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My parents took me and my sister to England when I was in 9th grade on the "$10-15 A Day" guide in 1968. We had flown on a package that provided one night in London near Heathrow, three weeks lodging in Leeds(oh, my goodness!), a Ford Escort and airfare for the four of us for something like $1,250.00 total. My parents figured out that the airfare and car was the steal of the deal. We ignored the lodging and used the Fodor's book as our lifeline.

Isn't it amazing that the lodging was so cheap, but actually, the airfare wasn't? We forget the impact of deregulation upon the industry.

We stayed at true B&B's with the bath down the hall. Luxury was a sink in one's room. Fell in love with fried tomatoes for breakfast.

My sister and I would spend our daily miniscule allowance in British bakeries--pastries with rather unsweetened cream and scones were great buys--and we became lifelong fans of Pastilles, which are different from true French pastille candies.

We got standing room tickets to see "A Winter's Tale" done in modern dress at Stratford-on-Avon. My father broke his frugality rules to buy nourishment for a guy standing next to us who had worked his way on a steamer to Europe and had been backpacking across the continent (hmmm, wonder what value lesson we were being taught).

Remembered falling asleep in the car and waking up in Edinborough--the castle rising about the mist on my left and Prince's Street on the right. Magic.

Took ferry from Southampton to beaches of Normandy. My father, WWII Vet and constant Anglophile, became the ugly American in France. Resolved while playing endless games of cards with sister to be a bit better behaved when I returned the next time (30 years later). Became Francophile.

Lasting lessons from those days. While we don't stay in B&B's and we can now afford 4 and 5 stars, we stay in 3 stars or less because we don't want to give the kids the idea that travel equals room service. As did parents, send kids off to grocery to buy their lunch, even if they don't speak the language. No better adventure.

Am very grateful my parents used this book as their Bible of Travel.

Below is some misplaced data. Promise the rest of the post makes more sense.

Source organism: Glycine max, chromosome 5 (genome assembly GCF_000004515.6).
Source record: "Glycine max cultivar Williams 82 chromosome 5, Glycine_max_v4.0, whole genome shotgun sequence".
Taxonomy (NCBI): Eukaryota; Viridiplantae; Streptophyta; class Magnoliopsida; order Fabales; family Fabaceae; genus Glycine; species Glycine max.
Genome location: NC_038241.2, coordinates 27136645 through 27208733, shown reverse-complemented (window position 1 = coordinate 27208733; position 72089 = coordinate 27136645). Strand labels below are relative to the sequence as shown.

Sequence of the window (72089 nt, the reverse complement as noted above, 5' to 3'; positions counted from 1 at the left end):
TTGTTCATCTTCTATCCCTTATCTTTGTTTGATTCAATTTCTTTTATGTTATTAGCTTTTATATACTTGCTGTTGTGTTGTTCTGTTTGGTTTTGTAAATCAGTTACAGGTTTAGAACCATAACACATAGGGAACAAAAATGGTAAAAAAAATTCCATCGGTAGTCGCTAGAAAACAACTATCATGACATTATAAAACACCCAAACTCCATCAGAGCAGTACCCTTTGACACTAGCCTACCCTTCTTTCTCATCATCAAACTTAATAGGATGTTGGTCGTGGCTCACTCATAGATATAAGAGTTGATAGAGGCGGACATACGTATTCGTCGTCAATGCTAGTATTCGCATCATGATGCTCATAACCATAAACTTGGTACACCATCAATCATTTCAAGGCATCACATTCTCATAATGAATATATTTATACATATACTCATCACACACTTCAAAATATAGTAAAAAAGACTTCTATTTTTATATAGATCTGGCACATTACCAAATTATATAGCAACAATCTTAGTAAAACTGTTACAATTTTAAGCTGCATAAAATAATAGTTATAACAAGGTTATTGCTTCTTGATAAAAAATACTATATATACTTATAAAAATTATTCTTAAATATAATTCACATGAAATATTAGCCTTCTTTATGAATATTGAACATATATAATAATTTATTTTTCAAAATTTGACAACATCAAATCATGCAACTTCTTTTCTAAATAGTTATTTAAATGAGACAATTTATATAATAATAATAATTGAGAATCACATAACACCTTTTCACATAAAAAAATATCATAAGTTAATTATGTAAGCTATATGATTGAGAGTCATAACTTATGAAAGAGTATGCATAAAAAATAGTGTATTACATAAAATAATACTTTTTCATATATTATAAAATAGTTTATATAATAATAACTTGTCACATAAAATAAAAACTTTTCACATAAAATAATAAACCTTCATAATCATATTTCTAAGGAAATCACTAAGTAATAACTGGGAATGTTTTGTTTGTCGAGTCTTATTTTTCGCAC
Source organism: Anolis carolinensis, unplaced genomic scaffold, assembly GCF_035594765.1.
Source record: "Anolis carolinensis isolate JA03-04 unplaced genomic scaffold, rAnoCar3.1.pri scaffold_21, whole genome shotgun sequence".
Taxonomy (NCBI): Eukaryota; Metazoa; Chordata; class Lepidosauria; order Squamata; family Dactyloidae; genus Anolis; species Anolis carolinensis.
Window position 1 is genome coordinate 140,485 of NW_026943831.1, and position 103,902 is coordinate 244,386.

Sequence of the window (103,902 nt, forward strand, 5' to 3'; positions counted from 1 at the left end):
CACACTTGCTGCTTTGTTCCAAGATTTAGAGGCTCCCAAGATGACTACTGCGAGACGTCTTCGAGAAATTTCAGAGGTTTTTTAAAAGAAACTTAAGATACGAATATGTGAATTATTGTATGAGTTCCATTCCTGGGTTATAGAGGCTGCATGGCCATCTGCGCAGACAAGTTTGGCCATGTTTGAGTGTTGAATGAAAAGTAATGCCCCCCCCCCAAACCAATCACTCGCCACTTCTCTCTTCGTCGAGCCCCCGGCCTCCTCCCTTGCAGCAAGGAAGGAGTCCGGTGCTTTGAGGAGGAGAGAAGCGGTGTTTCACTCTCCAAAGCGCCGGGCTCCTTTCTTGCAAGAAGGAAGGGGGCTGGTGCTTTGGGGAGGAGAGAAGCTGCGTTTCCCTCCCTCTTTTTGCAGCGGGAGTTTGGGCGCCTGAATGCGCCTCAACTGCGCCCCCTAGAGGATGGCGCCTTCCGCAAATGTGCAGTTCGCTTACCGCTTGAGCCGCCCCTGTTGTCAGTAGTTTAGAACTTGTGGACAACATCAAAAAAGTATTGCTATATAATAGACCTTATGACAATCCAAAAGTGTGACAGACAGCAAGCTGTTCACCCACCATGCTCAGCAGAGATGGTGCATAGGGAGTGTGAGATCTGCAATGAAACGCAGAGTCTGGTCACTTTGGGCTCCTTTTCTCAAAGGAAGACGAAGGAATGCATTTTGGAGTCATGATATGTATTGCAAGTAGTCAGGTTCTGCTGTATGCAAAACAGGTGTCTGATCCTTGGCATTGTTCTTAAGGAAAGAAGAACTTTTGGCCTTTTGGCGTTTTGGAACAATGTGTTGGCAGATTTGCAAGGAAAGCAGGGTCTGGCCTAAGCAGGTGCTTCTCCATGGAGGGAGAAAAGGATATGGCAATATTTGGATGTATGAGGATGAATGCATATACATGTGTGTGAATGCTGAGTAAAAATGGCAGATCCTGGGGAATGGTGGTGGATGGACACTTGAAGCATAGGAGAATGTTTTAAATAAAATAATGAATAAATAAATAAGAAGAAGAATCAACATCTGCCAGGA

Feb 19th, 2002, 04:33 PM
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My wife and I were stationed in Germany in 1970-71 and had no money but loved to travel. We still laugh at what things cost then versus now.

We made a 3 day trip from Stuttgart to Paris on $80.00 cash as we had no credit card. Stayed in a nice hotel for 2 nights near the Arc, saw the museums and Versailles and made it home with some of the $80.00 still in my pocket. (Had to eat a few sack lunches in the car, but we saw the famous stuff and made it to the top of Eiffel)

One poster was correct about air fare. We had a car so did not have to worry about air, but the rates then were more than now even without inflation.

We stayed at one place outside of Lucerne for $4.00 per night. I had kept the brochure with pricing on it and we looked for that place on a return trip in 1992. Room was then over $100. We stayed there again.

London: We went to a play every night we were there...5 nights. Saw "Hair" in 1971. The tickets averaged about $5.00 each for all the plays we saw and it was well within our Army budget. Young actor named Michael Crawford was in a comedy play. Later went on to fame in Phantom of the Opera.

My best savings was our car. I purchased a one year old VW Beatle with 6000 miles for about $900.00. Put 35000 miles on it driving all over Europe and sold it to a buddy after 1 1/2 years of use for $600. So it only cost me $300 to use the car for 18 months.....less than one week's rental when we go back.

Trouble is: Today's prices will look good in 30 years also but it is fun to look at the old books.